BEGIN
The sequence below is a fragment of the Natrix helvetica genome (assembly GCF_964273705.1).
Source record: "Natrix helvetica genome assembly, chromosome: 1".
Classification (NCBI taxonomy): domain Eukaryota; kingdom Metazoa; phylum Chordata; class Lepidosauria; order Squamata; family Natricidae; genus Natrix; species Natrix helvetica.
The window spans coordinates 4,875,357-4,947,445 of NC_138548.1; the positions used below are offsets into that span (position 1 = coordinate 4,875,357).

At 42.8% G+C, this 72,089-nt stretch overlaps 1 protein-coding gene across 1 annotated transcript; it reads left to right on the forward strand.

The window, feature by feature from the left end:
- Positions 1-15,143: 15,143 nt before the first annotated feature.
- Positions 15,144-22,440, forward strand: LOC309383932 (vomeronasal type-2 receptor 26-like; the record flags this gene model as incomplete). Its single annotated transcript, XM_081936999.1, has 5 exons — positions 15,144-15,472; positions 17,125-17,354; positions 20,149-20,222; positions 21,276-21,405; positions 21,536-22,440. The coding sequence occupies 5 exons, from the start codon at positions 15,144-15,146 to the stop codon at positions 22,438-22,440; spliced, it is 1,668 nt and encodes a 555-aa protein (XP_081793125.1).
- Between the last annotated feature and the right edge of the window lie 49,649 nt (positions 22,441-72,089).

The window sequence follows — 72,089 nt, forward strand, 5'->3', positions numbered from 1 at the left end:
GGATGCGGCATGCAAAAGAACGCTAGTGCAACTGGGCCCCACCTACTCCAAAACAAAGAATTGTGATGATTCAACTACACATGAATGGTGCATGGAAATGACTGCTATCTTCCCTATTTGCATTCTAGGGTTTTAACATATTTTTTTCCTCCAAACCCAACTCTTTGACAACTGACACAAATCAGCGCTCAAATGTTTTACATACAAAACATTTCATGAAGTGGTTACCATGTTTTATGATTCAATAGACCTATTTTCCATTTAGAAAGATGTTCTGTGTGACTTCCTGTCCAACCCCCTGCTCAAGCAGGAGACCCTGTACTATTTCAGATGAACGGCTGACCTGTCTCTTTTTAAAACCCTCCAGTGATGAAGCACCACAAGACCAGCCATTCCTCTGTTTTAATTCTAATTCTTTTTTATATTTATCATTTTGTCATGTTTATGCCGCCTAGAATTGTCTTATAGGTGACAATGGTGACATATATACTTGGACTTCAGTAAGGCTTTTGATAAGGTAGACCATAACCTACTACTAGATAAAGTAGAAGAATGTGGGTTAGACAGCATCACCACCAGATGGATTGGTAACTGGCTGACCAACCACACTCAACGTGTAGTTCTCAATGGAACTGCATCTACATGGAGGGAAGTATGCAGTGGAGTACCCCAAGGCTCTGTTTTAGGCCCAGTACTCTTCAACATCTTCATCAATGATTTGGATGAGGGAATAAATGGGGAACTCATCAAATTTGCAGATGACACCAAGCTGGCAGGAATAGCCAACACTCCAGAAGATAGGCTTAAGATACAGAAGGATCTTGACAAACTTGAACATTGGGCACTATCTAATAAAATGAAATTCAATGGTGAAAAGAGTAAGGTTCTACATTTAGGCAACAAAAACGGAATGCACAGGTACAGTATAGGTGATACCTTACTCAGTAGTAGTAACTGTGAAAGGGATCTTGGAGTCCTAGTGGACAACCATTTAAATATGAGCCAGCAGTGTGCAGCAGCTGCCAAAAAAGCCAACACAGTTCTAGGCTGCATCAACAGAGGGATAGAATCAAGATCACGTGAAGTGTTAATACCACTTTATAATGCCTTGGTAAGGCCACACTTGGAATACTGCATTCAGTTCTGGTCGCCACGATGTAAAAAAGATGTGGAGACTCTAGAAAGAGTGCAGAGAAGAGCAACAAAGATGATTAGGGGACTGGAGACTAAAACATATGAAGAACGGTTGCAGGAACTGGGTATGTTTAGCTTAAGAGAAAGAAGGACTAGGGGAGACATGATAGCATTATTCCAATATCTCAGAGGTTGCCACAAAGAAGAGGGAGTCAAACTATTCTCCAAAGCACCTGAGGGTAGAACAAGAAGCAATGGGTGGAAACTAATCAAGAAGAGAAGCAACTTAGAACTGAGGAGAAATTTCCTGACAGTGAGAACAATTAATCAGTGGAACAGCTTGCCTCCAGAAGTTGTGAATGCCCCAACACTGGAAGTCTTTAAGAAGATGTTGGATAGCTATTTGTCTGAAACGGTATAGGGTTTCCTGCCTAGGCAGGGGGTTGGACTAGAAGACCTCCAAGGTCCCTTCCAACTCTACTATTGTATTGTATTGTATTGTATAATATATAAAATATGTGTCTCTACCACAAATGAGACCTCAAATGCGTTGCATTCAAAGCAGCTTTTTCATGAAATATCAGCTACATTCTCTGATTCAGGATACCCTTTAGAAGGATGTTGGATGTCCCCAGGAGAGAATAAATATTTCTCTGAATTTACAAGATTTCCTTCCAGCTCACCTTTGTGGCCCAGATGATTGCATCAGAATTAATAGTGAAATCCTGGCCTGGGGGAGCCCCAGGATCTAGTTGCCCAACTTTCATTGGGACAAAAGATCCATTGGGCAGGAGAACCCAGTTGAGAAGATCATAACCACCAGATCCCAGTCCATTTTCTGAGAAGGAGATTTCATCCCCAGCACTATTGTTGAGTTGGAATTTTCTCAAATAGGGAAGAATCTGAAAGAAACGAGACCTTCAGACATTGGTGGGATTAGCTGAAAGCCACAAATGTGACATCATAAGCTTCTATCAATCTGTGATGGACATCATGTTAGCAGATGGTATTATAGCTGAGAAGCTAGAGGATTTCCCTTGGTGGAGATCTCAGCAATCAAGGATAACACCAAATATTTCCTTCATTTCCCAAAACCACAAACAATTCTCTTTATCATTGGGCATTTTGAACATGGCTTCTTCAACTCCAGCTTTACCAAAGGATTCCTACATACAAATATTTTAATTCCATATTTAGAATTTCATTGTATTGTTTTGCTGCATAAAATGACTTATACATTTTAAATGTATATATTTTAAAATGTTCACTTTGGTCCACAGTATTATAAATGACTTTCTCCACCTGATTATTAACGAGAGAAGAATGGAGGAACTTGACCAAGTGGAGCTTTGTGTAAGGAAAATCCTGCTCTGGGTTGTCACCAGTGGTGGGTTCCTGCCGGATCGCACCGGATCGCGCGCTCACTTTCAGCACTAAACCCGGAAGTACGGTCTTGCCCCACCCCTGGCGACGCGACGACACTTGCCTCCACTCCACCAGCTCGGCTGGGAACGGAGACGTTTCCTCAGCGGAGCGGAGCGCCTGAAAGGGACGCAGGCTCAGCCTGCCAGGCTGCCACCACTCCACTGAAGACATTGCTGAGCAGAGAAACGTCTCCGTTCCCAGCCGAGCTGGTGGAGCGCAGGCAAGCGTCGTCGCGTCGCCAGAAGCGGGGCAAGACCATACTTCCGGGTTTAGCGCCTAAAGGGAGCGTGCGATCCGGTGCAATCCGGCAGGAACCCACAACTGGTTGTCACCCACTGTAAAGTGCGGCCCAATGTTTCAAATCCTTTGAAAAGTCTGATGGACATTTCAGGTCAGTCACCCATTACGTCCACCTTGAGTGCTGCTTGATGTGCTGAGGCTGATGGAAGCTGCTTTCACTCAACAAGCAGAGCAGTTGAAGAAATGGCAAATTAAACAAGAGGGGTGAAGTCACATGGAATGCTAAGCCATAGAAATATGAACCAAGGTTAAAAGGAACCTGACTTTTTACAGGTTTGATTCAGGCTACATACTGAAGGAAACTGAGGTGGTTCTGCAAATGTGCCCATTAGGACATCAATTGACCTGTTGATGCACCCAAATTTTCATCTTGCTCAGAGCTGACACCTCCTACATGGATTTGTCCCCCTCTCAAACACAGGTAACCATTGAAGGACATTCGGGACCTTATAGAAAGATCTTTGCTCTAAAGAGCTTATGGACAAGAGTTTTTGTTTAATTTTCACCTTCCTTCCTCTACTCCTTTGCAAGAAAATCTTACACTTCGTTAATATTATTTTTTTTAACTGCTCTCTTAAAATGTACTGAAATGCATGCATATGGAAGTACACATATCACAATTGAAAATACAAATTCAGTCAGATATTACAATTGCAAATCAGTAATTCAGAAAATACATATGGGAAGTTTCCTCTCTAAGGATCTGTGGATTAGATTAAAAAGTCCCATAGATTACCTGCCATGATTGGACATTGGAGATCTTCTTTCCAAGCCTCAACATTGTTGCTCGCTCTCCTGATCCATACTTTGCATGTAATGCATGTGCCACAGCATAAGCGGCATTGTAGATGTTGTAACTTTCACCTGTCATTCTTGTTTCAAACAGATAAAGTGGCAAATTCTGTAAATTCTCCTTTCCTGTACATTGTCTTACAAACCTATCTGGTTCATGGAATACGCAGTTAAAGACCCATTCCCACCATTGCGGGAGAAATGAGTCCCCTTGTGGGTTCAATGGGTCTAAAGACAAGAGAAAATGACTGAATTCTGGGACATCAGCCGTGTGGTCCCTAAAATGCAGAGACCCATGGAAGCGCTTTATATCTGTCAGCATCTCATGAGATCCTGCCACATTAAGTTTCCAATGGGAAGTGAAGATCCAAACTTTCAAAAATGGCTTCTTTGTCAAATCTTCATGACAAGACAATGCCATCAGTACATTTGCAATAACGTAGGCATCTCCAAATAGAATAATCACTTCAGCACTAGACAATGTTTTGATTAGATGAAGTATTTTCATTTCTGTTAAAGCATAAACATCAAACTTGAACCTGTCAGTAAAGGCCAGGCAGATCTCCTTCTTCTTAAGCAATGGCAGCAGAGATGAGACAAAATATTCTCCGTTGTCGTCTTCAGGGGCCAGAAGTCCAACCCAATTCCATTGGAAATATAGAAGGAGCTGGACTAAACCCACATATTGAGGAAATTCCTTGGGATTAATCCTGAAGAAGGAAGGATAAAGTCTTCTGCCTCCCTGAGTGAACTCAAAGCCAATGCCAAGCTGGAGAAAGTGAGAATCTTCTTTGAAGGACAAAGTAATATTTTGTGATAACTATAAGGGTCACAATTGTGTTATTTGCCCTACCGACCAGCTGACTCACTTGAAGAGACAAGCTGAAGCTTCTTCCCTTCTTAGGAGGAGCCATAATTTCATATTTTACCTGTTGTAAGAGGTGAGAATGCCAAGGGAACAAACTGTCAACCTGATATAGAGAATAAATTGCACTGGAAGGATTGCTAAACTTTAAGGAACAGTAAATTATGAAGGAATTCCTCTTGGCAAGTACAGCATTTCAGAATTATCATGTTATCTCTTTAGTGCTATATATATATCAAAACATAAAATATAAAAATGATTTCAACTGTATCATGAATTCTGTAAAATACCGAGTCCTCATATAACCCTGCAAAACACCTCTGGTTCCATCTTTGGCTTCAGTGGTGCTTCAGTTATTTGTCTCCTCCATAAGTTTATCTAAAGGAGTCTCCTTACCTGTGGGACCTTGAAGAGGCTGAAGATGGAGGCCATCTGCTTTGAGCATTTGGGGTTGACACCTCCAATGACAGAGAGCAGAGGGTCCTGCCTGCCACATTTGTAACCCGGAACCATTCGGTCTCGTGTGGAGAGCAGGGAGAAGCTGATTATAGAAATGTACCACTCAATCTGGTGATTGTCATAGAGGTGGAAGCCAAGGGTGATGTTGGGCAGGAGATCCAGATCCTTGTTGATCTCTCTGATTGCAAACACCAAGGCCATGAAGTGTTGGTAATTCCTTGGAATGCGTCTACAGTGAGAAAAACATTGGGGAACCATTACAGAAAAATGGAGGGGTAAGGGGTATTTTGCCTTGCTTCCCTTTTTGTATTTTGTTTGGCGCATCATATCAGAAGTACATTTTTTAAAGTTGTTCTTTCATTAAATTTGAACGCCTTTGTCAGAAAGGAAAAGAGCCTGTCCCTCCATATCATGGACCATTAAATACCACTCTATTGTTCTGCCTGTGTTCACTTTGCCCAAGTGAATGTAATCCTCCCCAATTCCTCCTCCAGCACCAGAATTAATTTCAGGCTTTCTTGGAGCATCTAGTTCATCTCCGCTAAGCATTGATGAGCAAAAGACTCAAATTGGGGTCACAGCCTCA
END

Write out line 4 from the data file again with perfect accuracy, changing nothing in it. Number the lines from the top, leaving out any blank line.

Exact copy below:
The window spans coordinates 4,875,357-4,947,445 of NC_138548.1; the positions used below are offsets into that span (position 1 = coordinate 4,875,357).